What is lung cancer?
Lung cancer is cancer of the trachea (windpipe), bronchus (airway) or lung air sacs (alveoli), although it is most often found in the bronchus. Lung cancer is the biggest cancer killer in Ireland causing one in five of all cancer deaths and it is the third most common type of cancer in both sexes. In women, breast cancer has been the leading cause of cancer mortality but deaths from lung cancer in women are now approaching those from breast cancer and if this trend continues lung cancer deaths will soon exceed those from breast cancer.
There are two main types of lung cancer: non-small cell lung cancer (NSCLC) and small cell lung cancer (SCLC). NSCLC is the most common form of lung cancer and has better survival rates than SCLC, which tends to spread more rapidly.
Survival figures for lung cancer are considerably lower than those for the other major cancers.
What causes lung cancer?
Cigarette smoking is responsible for the majority of cases of lung cancer. Some 30% of heavy smokers develop lung cancer (when compared with only 1% of nonsmokers). Genetic factors also influence susceptibility to the effects of smoking, and consequently, the risk of developing lung cancer.
Exposure to environmental tobacco smoke (“passive smoking” or “second-hand smoking”) increases the risk of lung cancer in non-smokers. Other agents (“carcinogens”) can increase the risk of lung cancer by themselves or together with smoking (i.e. asbestos, radiation and various toxic chemicals). The number of cases they cause is small compared to lung cancer due to smoking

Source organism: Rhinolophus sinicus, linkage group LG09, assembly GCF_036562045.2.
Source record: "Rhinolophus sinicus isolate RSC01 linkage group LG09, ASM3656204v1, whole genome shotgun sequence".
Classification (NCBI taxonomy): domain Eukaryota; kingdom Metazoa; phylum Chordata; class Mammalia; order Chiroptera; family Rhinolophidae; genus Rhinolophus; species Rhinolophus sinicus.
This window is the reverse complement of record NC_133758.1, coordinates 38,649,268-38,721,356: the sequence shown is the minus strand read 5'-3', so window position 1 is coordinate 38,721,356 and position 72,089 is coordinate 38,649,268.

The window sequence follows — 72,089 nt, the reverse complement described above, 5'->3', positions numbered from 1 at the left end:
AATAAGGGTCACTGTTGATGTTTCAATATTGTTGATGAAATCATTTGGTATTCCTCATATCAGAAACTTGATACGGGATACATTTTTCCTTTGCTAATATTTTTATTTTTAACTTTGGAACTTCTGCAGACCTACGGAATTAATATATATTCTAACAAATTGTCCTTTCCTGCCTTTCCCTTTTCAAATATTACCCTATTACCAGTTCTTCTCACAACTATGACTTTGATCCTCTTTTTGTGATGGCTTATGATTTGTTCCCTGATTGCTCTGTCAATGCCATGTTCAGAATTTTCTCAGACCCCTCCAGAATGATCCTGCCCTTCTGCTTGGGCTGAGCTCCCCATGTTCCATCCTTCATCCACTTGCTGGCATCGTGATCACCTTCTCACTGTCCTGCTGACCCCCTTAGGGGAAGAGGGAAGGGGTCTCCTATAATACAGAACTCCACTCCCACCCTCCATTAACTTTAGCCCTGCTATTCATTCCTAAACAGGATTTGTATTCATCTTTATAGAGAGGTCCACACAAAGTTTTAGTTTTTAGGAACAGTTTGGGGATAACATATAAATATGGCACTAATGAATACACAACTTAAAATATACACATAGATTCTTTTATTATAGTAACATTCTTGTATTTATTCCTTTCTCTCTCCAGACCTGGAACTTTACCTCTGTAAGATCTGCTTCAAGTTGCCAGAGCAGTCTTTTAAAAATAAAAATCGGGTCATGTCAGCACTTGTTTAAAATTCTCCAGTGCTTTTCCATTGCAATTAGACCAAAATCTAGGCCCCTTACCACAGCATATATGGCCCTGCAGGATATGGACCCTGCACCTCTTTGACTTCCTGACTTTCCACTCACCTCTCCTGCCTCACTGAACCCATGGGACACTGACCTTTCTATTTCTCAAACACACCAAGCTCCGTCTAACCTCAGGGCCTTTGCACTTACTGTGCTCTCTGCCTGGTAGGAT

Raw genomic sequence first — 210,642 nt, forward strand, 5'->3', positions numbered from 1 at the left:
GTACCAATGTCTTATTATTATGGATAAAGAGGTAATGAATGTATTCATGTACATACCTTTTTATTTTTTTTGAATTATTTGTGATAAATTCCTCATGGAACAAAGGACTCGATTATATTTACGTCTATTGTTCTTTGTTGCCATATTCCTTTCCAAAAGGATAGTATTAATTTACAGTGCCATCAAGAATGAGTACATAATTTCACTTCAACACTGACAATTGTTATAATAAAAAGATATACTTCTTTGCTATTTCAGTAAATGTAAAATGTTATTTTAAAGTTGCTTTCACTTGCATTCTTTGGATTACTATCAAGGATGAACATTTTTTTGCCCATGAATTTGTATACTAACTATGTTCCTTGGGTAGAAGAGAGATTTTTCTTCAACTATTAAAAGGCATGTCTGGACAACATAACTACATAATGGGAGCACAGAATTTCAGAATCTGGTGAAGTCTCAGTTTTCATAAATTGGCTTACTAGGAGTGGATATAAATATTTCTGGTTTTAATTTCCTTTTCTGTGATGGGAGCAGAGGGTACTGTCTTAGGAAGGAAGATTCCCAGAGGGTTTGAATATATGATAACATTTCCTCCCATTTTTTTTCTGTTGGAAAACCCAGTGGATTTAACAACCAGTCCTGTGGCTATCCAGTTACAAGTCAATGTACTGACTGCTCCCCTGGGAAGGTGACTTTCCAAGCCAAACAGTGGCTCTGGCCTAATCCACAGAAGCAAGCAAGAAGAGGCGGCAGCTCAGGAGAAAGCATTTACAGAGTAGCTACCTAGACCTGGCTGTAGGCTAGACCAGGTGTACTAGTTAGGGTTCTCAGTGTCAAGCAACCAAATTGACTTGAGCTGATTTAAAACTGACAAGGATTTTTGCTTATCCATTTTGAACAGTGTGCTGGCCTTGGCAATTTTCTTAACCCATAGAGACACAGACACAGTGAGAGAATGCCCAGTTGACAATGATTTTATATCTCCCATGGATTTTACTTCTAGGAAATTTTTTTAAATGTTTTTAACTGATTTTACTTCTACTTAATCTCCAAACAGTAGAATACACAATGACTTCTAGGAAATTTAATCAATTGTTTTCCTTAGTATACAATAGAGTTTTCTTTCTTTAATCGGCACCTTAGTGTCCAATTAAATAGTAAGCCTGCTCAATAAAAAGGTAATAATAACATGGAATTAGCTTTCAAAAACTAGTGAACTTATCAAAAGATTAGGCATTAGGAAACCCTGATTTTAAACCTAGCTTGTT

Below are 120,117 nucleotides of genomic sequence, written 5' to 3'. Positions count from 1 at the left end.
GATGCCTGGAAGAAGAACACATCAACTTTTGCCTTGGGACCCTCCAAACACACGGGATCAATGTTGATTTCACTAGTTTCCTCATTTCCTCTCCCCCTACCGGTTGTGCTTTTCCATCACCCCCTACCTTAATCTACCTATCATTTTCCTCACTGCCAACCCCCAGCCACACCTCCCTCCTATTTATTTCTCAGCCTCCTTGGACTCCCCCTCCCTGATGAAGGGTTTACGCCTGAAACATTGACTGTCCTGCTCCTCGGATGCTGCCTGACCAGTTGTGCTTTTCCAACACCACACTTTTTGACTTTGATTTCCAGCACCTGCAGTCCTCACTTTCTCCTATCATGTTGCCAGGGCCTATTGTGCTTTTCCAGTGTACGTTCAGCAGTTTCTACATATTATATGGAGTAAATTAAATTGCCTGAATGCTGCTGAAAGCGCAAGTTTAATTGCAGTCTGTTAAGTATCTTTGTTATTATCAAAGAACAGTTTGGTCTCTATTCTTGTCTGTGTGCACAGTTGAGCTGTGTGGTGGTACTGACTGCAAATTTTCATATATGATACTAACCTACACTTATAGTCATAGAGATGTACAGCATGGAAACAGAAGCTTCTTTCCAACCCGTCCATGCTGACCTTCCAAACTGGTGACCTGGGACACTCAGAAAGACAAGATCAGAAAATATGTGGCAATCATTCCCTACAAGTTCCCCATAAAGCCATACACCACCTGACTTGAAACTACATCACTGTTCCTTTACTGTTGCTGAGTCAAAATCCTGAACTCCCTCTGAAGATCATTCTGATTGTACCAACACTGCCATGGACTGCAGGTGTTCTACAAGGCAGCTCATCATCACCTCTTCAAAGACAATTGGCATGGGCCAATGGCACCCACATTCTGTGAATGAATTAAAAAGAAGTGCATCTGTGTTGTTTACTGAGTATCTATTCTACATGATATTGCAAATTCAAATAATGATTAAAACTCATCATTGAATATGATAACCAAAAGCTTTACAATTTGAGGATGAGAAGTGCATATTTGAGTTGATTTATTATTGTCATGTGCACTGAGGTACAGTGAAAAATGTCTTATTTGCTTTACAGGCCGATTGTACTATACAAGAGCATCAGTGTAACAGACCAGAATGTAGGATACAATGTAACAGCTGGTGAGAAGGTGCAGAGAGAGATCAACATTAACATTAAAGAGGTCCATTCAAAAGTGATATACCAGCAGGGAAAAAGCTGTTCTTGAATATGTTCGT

Treatment of lung cancer
Early detection of lung cancer may improve survival, but this has not yet been shown conclusively. Treatment may include surgery, radiation and chemotherapy, individually or in combination. Treatment needs to be tailored to the individual depending on the type and stage of the disease
Surgery to remove lung cancer is possible only in a minority of cases.
It is not appropriate if cancer has spread to other parts of the body or is in an area of the lung which makes removal impossible.
Radiation and/or chemotherapy may be used to reduce the size of tumours before surgery or as palliative treatment in advanced stages of the disease.
Chemotherapy is curative in only a limited number of cases (~5%).
Reproduced by kind permission of the European Lung Foundation